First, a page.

By Erin Harris, Editor-In-Chief, Cell & Gene
Follow Me On Twitter @ErinHarris_1
Why patient advocacy is a crucial component in the on-going successful treatment of rare diseases.
In the world of gene therapy, patient advocacy organizations are instrumental in helping people with rare diseases and complex healthcare needs by providing education, support, and services, and much more. I recently caught up with Jamie Ring, head of patient advocacy at Spark Therapeutics to better understand how patient advocacy can play a vital role in the field of gene therapy. Jamie has dedicated her 20-year career to the field of patient advocacy in rare diseases and for the past 4 years has been part of the Spark Therapeutics team that brought the first gene therapy for a genetic disease to the United States.
What Patient Advocacy Is and What It Is Not
In the biotech and pharmaceutical industry overall, patient advocacy tends to be focused on serving as the voice of patients and patient needs inside the company, being a bridge to the patient communities a company is involved in and connecting employees to the patient experience. In addition, the function supports corporate awareness and patient engagement; for instance, corporate representation at advocacy events to offer education and to drive awareness of the company’s involvement with the disease.
“In a gene therapy company, patient advocacy means something different than it may in the rest of healthcare,” says Ring. “There is an unbelievable amount of misunderstanding when it comes to the public’s view of gene therapy. In the four years that I've been talking about gene therapy with various patient communities, gene therapy has long been viewed as science fiction. In addition, some patients affected by rare diseases are unaware that they have been living with a genetic disease all along, and so, patients start from scratch in terms of education about their disease/diagnosis and what gene therapy might then mean for them. That’s where patient advocacy driven education initiatives come in.” But patient advocates are not marketers. They do not promote individual products, and, even if patient advocates have medical backgrounds, they never provide medical advice.
In working with patient communities related to gene therapy, Ring and her patient advocacy colleagues start by explaining gene therapy to the patient and caregiver — what it is as well as the importance of understanding one’s genetic cause of disease. They educate patients either via company-driven programs, by supporting national and global patient advocacy organizations and the creation of patient education materials. They look for opportunities to bring patient insights into the company to better prepare for how to address common questions about gene therapy. She also helps patient and families — as in the case with Spark and for most of the gene therapy companies — understand the on-going research in the field.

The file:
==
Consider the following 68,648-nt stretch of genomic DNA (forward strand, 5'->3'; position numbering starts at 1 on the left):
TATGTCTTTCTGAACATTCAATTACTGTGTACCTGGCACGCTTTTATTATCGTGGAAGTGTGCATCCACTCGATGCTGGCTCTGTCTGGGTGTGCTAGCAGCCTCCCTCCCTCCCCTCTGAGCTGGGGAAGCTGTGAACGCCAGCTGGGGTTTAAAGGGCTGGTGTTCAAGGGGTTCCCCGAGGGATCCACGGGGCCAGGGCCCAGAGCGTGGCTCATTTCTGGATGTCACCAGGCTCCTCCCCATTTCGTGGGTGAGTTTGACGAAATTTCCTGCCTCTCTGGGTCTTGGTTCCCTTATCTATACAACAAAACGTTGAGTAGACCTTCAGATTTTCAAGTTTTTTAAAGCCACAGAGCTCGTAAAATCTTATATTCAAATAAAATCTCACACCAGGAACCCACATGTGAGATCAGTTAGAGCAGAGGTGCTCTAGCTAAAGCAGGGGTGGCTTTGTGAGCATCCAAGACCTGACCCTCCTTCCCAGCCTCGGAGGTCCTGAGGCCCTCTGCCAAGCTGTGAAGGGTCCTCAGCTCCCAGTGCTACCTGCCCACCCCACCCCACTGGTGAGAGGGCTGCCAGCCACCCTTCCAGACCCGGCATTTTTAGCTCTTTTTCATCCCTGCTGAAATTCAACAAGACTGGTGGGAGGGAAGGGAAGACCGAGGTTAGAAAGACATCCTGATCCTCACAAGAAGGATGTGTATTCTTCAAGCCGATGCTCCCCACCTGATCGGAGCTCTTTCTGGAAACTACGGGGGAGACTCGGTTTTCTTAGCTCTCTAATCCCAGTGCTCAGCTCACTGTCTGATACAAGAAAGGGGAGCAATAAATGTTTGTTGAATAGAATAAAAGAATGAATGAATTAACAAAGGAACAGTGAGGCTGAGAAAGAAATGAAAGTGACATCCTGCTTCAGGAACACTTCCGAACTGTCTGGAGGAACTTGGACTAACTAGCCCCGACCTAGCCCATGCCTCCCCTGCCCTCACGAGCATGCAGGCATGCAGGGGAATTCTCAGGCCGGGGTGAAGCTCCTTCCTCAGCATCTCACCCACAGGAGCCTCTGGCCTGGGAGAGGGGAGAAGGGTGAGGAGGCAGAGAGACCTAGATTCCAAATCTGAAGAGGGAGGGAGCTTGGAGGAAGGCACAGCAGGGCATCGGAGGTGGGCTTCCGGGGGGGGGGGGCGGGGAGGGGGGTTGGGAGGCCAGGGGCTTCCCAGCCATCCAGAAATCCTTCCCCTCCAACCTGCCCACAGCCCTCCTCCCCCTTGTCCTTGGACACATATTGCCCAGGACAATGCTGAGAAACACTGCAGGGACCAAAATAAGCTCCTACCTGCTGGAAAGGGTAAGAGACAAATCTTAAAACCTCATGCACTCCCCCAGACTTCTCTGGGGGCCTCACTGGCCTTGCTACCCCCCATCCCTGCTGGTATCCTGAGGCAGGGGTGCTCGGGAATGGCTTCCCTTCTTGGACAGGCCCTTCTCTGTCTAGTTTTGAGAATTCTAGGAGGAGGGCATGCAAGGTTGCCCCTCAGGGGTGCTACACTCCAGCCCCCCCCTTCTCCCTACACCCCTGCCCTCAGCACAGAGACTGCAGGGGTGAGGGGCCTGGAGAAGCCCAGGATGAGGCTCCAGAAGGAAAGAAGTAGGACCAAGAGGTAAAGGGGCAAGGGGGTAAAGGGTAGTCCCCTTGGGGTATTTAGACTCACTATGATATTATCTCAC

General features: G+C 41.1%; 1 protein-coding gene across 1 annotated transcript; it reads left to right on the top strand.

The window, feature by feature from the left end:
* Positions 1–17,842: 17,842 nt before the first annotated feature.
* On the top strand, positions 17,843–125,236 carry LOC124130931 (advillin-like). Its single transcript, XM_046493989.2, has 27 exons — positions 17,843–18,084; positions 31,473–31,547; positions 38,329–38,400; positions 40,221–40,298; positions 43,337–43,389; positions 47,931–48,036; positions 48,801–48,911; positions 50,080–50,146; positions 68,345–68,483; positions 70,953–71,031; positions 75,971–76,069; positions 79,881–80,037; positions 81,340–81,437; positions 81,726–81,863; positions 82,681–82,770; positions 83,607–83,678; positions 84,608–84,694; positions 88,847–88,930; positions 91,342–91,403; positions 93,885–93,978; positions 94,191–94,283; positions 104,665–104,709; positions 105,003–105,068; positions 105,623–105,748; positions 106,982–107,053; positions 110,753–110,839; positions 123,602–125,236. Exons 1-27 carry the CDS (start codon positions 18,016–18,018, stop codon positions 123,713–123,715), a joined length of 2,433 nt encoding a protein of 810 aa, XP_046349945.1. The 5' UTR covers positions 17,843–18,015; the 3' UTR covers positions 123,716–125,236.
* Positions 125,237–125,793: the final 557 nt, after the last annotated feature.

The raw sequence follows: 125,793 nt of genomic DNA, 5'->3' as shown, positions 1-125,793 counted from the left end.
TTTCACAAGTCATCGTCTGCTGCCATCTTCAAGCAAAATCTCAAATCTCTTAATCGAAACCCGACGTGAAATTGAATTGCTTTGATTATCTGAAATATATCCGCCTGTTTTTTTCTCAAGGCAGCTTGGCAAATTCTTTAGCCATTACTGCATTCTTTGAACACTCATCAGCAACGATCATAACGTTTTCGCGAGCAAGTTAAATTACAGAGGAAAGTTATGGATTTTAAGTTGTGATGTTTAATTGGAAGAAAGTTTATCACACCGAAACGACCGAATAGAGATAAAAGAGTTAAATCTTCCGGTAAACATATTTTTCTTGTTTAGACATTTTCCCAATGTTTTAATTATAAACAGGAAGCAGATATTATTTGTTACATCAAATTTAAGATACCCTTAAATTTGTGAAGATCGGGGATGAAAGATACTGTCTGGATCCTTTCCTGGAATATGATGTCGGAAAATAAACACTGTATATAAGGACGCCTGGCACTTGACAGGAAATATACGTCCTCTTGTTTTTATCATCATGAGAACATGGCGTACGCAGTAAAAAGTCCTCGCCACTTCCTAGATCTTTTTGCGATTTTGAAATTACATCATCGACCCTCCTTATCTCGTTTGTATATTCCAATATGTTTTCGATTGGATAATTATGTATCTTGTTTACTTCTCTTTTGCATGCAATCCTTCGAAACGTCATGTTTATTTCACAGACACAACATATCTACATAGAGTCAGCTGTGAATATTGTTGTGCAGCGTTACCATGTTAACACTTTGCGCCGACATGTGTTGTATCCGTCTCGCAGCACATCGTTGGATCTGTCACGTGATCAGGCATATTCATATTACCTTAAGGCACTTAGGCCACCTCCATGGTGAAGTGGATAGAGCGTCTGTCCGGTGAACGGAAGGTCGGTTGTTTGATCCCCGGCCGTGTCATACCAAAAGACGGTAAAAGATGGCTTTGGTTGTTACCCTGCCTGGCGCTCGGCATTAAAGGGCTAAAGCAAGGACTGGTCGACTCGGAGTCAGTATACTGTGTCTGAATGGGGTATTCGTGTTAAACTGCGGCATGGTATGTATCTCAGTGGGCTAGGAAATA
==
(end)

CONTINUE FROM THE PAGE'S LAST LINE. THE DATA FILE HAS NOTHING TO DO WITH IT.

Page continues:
“For most of us who work in advocacy, our ultimate motivation is to make sure patients are empowered and educated, and as a result, they can make better health decisions for themselves or their loved ones,” she states. “There is a great amount of work to be done for people to really understand what goes into a potential one-time treatment. And for the majority of programs that are still in the clinical trial phase, as an industry and health care community, we need to make sure that trials have the right participants who understand the importance of their participation and what they’re signing up for, that communities know the questions to be asking about new treatments, and that they are empowered about their health care choices.”
“Here’s what we’re not doing — we’re not saying to patients, ‘Let me tell you about Spark’s specific gene therapy for this disease,’” says Ring. “Our goal is to explain the field of gene therapy holistically to patients. We help them understand gene therapy in the context of their specific rare disease and seek to empower them to ask the right questions of their health care provider or fellow community members. I often describe patient advocacy as being the macro-level of supporting an overall patient community and its members — disease awareness, connecting individuals to community resources and advocacy groups, etc. The micro-level of the patient journey may include their dialogue with their practitioner about an approved product, a clinical trial or individual patient support.”
Ring explains that patient advocacy can often be confused with the patient services function, which is usually a commercial function. “Patient services support reimbursement and access to therapies, and they’re the teams that help guide a family through the treatment access process,” she says. “As patient advocates, we aren’t involved at that level but rather are building relationships with advocacy groups in the hopes of better supporting patient care overall.”
Every Role Matters